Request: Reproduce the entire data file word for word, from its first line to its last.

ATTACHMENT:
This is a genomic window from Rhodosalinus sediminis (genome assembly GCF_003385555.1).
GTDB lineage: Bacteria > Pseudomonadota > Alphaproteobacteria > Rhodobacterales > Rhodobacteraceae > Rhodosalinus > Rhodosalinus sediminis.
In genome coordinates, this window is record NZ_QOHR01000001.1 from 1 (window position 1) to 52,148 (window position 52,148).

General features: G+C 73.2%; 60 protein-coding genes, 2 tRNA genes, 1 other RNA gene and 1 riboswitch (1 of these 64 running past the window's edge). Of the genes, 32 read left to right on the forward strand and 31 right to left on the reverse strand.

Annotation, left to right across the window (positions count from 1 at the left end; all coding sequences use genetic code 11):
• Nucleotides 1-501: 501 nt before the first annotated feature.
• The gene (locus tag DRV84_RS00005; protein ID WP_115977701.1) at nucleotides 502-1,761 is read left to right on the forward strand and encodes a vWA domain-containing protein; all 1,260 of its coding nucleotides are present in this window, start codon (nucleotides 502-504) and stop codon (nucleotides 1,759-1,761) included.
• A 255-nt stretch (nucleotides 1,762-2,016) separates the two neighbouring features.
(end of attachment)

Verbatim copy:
This is a genomic window from Rhodosalinus sediminis (genome assembly GCF_003385555.1).
GTDB lineage: Bacteria > Pseudomonadota > Alphaproteobacteria > Rhodobacterales > Rhodobacteraceae > Rhodosalinus > Rhodosalinus sediminis.
In genome coordinates, this window is record NZ_QOHR01000001.1 from 1 (window position 1) to 52,148 (window position 52,148).

General features: G+C 73.2%; 60 protein-coding genes, 2 tRNA genes, 1 other RNA gene and 1 riboswitch (1 of these 64 running past the window's edge). Of the genes, 32 read left to right on the forward strand and 31 right to left on the reverse strand.

Annotation, left to right across the window (positions count from 1 at the left end; all coding sequences use genetic code 11):
• Nucleotides 1-501: 501 nt before the first annotated feature.
• The gene (locus tag DRV84_RS00005; protein ID WP_115977701.1) at nucleotides 502-1,761 is read left to right on the forward strand and encodes a vWA domain-containing protein; all 1,260 of its coding nucleotides are present in this window, start codon (nucleotides 502-504) and stop codon (nucleotides 1,759-1,761) included.
• A 255-nt stretch (nucleotides 1,762-2,016) separates the two neighbouring features.